The Daily Gamecock

Skylight leaks dampen Russell

Union director says old building design causes damage, needs maintenance


Russell House is looking leaky.

Buckets on the stairwell by Greene Street have collected dripping rainwater from the skylights above them for most of the week.

The leaks are nothing new, said Kim McMahon, director of the Russell House.

“The skylights have leaked for many years,” McMahon said. “When we have heavy and consistent rain, it leaks inside.”

McMahon said the angle of the skylight makes it difficult for repair workers to access from the outside, and since the stairwell lies directly beneath it, workers have struggled to find a means to seal the windows from the inside as well.

The skylights are on USC’s Capital Renewal Plan to be replaced “in the next year or so,” according to Thomas Quasney, associate vice president for Facilities.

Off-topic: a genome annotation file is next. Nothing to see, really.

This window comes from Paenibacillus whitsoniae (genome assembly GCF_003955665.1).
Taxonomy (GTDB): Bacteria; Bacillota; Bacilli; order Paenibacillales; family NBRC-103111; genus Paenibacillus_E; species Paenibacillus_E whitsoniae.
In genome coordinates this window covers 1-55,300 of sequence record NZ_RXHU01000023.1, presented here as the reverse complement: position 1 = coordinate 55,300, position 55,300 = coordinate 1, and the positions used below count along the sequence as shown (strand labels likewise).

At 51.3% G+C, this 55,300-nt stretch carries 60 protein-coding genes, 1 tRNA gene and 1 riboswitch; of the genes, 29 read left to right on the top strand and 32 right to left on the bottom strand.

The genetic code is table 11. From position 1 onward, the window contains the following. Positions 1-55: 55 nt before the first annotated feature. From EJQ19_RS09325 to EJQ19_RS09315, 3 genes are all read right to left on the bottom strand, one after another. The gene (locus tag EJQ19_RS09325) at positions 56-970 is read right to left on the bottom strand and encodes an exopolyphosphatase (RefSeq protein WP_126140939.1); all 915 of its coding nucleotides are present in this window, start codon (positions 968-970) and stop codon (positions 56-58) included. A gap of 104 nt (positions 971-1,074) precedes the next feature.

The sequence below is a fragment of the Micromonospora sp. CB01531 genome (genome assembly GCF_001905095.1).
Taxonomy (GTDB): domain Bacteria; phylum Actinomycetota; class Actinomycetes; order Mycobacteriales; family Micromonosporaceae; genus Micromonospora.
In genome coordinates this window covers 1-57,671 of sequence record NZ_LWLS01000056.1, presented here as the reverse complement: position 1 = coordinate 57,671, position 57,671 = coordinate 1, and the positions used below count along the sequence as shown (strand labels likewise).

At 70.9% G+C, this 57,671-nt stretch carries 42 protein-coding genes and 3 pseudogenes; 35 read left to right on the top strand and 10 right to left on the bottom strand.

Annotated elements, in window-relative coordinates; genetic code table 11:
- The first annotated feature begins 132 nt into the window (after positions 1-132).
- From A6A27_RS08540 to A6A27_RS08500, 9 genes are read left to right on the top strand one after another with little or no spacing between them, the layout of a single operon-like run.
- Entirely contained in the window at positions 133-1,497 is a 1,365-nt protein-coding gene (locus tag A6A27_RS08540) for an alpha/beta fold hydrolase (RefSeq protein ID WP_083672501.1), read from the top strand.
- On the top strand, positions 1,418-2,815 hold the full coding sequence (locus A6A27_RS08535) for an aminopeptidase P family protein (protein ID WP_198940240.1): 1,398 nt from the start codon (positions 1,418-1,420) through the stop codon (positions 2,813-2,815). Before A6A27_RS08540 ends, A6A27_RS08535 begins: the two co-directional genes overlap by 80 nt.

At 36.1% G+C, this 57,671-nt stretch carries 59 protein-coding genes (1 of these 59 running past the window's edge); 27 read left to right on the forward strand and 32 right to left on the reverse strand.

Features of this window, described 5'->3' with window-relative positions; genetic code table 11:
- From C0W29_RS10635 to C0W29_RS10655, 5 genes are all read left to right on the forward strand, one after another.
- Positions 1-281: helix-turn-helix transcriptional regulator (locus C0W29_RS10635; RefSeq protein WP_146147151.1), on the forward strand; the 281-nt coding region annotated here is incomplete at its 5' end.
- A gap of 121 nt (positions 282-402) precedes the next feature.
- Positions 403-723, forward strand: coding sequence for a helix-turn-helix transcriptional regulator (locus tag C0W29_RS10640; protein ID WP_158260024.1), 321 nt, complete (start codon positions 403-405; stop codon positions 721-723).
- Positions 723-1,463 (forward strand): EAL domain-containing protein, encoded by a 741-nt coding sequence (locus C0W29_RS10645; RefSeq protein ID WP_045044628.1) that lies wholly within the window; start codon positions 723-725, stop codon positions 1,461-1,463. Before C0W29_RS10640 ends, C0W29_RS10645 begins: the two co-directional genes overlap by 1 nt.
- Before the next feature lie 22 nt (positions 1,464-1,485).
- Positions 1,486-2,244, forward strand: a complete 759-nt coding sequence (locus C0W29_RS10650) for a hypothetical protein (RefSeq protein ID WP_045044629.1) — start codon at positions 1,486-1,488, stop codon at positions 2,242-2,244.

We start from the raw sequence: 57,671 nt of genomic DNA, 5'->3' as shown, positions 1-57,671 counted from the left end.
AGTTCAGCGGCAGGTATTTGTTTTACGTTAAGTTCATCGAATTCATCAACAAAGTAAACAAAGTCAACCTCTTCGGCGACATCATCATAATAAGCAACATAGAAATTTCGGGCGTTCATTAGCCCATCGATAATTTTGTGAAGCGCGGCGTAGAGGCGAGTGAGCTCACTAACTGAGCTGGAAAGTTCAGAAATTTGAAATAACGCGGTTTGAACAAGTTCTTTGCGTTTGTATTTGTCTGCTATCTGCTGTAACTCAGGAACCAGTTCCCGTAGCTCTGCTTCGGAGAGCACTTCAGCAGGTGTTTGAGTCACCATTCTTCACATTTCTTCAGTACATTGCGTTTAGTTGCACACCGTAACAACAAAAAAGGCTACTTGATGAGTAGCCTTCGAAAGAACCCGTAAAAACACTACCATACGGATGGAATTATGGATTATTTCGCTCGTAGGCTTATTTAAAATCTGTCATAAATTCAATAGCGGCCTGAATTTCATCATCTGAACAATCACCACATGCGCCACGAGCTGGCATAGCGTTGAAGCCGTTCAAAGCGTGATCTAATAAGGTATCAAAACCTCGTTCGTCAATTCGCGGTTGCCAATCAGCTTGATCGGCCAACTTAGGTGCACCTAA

Quasney said in an email response that the original construction of Russell House is to blame.

“The windows were poorly designed and water pools at the bottom,” Quasney said. “The freeze-thaw cycle each year and the sunlight beating on them causes the sealants to deteriorate rapidly.”

McMahon said she wishes there was a better short-term solution than setting out buckets, but safety is her priority.

“The buckets are unsightly,” McMahon said. “But they’re better than a wet floor someone could slip on.”

She said the skylights are at least 34 years old, possibly older, and that the leaks are just another indicator of the age of the building.

“The permanent fix is a new building,” she said.

To make matters worse, McMahon said, a leak in the Russell House’s foundation also causes occasional leakage from below, which leads to puddles forming on some of the stairwell’s underground platforms.

“The Russell House staff have tried to collaborate with our partners in Facilities with unsuccessful outcomes,” McMahon said. “The preventative maintenance plan ends up being deferred maintenance, until you’re desperate.”

Quasney said the master plan does identify a need for more student services space, but that the Russell House is fine as it is.

“The current building is the same as when I was a student 34 years ago, and the student population has increased significantly,” Quasney said. “However, the facility is in good shape overall.”